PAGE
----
U.S. oil production is rapidly approaching oil production levels of that of Russia and Saudi Arabia.
With the shutdown of the Forties North Sea pipeline, a big chunk of the oil supply has been blocked from the market and along with the tightening OPEC-led production cuts, the oil market is witnessing a widening gap between supply and demand., As a result of these market forces, the price of Brent crude has shot up to levels above $65 per barrel, its first since 2015.
Brent crude futures LCOc1, the international benchmark for oil prices, were at $65.29 a barrel at 0253 GMT, up 60 cents, or 0.9%, from their last close.
U.S. West Texas Intermediate (WTI) crude futures CLc1 were at $58.30 a barrel, up 31 cents, or 0.5%, from their last settlement.
“Brent crude raced higher … as news broke that the North Sea’s Forties Pipeline system would have to be shut down for a ‘number of weeks’ after a hairline crack was found in it,” said Jeffrey Halley, senior market analyst at futures brokerage OANDA. “The pipeline … is a significant component underpinning the Brent benchmark.”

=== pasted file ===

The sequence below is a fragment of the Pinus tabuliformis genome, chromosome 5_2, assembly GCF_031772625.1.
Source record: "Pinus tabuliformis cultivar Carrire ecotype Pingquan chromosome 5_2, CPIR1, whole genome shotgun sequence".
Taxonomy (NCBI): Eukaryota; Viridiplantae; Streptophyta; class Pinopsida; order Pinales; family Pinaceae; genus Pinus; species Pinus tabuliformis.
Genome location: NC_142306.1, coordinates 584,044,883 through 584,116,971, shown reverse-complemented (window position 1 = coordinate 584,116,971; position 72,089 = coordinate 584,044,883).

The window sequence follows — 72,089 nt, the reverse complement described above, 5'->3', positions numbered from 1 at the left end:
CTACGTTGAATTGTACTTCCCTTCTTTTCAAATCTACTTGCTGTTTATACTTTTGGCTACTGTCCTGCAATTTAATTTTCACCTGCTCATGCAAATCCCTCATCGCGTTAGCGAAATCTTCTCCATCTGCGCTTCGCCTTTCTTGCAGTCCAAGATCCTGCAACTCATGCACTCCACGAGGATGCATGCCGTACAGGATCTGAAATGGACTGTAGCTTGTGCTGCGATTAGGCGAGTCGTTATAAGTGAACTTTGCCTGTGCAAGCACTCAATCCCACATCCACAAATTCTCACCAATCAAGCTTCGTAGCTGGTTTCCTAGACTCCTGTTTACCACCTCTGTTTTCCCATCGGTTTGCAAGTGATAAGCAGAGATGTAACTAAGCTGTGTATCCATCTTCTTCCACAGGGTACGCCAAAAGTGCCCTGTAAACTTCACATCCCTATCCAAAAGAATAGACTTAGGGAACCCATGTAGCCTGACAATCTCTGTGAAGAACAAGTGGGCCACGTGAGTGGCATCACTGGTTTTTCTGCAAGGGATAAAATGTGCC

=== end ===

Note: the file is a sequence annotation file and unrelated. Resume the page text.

On Monday, Forties oil pipeline, Britain’s largest, with a capacity of 450,000 barrels per day (bpd), shut down due to cracks.
“The market reaction shows that in a tight market, any supply issue will quickly be reflected in higher prices,” said ANZ bank.
Significantly, with the price of Brent crude shooting up, the market is seeing a widening of price premium to WTI prices to almost $7 a barrel, up from around $5 last week, which makes U.S. oil exports a more attractive proposition.
Even the cheaper WTI is a result of rising U.S. oil production which has risen by more than 15% since mid-2016 to 9.71 million bpd, levels not seen since the early 1970s.
Incidentally, rising U.S. oil production, not very far off from top producers such as Saudi Arabia and Russia, threatens to undermine efforts by OPEC and non-OPEC producers to support prices by cutting down on supplies.
The OPEC led oil alliance has stated it will continue to cut supplies through 2018, in order to contain the glut in the global oil pool.